November 26, 2003,
The Republican Senate voted yesterday to make Uncle Sam even fatter. By a margin of 54 yeas to 44 nays, the Senate approved H.R. 1, the Medicare Prescription Drug, Improvement and Modernization Act of 2003 (MPDIMA). Thus the biggest expansion in the federal welfare state since the Great Society seemingly trapped just days ago in a conference committee now careens toward the Oval Office, where a nearly salivating G.W. Bush awaits with his signature pen at the ready.
This is a dark day for believers in limited government. To see MPDIMA emerge from a reputedly Republican Congress is especially galling.
Still, if there are any rays of sunshine this morning, they are the nine Republicans who voted against this act of fiscal vandalism. Some of them spoke with refreshing candor about this dreadful measure.
"This legislation most reminds me of the ancient medieval practice of leeching," Senator John McCain (R., Ariz.) said on the Senate floor Monday. "Every special interest in Washington is attaching itself to this legislation and sucking Medicare dry. We do not need leeching. What we need is reform." "Some are calling this bill the greatest thing since sliced bread," said Senator Lindsey Graham (R., South Carolina). "I think it's going to be more like New Coke. Sounds like a great idea until you actually try it."
"We're adding another floor to a house that isn't built on a stable foundation," Graham added yesterday, after the vote. "Medicare is already scheduled to go bankrupt. Reform of the Medicare system and adding a prescription drug benefit were supposed to go hand-in-hand. Instead of sticking with that approach, we went 180 degrees the other way by adding a costly new benefit and dropping reform."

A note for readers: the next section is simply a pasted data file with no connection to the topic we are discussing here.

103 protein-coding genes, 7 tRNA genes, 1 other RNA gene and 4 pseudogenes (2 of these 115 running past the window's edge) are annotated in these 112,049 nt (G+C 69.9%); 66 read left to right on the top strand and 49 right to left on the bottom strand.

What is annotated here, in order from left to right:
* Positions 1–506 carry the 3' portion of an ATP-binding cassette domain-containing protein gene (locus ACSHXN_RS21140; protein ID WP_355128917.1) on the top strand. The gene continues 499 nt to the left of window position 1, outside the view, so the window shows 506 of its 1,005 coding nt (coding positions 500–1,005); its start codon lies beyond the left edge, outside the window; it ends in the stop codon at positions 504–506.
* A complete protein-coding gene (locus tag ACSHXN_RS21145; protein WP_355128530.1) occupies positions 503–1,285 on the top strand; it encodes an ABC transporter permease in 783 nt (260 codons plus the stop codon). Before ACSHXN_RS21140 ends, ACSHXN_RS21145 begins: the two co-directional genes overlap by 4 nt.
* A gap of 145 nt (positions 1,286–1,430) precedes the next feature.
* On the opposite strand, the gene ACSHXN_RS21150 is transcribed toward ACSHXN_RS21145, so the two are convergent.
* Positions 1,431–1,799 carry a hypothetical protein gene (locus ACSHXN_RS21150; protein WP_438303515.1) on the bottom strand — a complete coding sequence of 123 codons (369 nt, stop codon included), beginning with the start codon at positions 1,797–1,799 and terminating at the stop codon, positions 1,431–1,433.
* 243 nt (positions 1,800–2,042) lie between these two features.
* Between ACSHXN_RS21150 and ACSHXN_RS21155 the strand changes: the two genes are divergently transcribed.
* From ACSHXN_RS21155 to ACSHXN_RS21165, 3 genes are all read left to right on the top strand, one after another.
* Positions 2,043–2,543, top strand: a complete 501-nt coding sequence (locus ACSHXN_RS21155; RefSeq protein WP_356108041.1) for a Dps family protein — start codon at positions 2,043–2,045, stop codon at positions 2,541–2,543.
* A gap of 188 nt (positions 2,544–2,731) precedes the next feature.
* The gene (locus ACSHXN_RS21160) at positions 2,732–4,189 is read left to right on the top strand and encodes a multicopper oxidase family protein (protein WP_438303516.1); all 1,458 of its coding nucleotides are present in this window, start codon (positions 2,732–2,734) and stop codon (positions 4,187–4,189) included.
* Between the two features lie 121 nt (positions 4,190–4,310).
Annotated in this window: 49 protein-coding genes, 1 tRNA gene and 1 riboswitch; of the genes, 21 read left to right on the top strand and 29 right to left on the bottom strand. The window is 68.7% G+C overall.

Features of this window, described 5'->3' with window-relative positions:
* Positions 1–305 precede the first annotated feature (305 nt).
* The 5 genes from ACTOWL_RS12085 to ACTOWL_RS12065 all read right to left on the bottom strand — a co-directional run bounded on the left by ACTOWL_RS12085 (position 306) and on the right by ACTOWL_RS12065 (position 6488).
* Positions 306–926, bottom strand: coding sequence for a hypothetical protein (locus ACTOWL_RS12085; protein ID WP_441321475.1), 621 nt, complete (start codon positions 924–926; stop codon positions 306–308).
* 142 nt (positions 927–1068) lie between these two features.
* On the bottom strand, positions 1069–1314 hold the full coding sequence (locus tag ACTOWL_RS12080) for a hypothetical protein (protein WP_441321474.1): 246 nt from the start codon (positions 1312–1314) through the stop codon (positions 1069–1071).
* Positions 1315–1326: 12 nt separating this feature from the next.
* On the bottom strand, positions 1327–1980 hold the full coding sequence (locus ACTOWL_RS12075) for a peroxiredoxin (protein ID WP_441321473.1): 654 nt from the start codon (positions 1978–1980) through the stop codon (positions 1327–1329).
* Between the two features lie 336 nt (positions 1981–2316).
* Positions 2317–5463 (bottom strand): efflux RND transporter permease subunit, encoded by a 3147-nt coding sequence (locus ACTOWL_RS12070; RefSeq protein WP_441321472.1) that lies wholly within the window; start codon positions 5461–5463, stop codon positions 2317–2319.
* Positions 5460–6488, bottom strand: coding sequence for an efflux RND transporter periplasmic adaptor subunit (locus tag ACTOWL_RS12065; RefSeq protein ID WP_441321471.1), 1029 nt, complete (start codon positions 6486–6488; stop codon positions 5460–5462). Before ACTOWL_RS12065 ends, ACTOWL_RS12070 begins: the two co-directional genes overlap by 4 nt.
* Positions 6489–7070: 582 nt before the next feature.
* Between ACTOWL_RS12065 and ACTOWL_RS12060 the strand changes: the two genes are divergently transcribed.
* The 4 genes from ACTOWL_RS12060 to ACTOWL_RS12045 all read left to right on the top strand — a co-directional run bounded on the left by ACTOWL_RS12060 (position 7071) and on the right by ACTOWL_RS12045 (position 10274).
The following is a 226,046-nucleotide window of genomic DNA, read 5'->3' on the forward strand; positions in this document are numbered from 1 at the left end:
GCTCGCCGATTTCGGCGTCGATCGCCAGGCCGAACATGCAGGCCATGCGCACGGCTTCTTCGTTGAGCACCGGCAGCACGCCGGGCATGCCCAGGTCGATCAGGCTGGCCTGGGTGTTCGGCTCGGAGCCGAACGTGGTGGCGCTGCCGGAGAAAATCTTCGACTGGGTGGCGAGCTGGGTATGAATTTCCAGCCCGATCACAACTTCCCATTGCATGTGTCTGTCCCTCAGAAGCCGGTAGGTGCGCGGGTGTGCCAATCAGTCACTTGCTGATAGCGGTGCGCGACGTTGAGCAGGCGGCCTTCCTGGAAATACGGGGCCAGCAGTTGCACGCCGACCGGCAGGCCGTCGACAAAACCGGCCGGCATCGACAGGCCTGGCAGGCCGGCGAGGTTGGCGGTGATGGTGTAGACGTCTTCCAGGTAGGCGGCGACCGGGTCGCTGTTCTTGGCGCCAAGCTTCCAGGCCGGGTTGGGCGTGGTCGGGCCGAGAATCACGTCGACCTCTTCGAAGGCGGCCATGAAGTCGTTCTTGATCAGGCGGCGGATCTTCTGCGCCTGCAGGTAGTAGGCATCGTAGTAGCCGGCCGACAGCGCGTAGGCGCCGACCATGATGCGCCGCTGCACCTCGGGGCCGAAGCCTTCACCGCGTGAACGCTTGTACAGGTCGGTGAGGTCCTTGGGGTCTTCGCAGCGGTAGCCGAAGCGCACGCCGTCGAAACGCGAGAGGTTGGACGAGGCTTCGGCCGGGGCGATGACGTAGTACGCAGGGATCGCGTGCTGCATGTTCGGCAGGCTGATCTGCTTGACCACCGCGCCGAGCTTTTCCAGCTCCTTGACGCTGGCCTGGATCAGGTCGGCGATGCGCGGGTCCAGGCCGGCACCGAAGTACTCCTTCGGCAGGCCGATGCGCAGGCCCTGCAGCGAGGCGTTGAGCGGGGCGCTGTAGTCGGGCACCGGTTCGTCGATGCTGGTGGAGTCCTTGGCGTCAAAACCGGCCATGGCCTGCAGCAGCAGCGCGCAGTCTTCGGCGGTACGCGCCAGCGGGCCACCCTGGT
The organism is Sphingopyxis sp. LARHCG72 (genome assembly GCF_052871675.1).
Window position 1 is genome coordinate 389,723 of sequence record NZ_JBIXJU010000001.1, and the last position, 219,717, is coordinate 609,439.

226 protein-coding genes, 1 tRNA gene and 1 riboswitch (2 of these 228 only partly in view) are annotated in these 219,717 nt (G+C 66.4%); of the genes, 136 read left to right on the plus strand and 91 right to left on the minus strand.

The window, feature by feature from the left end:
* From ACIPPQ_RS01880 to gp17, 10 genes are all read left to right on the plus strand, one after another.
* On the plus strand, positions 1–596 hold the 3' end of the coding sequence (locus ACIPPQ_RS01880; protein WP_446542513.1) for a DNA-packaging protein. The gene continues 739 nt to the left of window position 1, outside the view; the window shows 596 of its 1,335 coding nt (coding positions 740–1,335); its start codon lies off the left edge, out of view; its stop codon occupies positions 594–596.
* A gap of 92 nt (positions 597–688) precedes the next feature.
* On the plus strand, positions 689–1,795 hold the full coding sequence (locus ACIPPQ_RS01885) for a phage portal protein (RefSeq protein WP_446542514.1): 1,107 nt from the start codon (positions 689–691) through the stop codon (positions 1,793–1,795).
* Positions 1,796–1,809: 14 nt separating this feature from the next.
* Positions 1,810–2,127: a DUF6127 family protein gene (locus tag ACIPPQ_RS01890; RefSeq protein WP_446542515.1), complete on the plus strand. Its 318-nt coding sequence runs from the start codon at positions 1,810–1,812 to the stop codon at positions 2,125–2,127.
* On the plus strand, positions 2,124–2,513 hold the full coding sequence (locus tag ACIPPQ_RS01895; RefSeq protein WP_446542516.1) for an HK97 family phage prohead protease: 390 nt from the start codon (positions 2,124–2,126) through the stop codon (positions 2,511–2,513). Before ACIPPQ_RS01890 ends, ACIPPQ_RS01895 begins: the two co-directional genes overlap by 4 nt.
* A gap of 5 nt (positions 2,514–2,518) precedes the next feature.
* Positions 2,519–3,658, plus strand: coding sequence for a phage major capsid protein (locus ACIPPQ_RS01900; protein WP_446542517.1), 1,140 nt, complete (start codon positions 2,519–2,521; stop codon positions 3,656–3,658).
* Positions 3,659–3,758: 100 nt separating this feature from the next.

Graham, a freshman, and the veteran McCain both hail from states full of retirees. These two lawmakers most likely recognize that seniors will find this program unappealing as they traverse its intricacies. At a minimum, Graham and McCain must understand that their constituents will not love MPDIMA so much that they will oust them for opposing its creation. Graham, McCain and seven other Republicans did the right thing on Medicare Tuesday morning. And for that, they deserve the republic's gratitude.
PROFILES IN COURAGEThe following United States senators admirably ignored the pleas of President Bush and the GOP leadership and voted against a new Medicare prescription-drug plan:
Lincoln Chafee of Rhode Island
John Ensign of Nevada
Lindsey Graham of South Carolina
Judd Gregg of New Hampshire
Chuck Hagel of Nebraska
Trent Lott of Mississippi
John McCain of Arizona
Don Nickles of Oklahoma
John Sununu of New Hampshire
Deroy Murdock is a syndicated columnist with Scripps Howard News Service.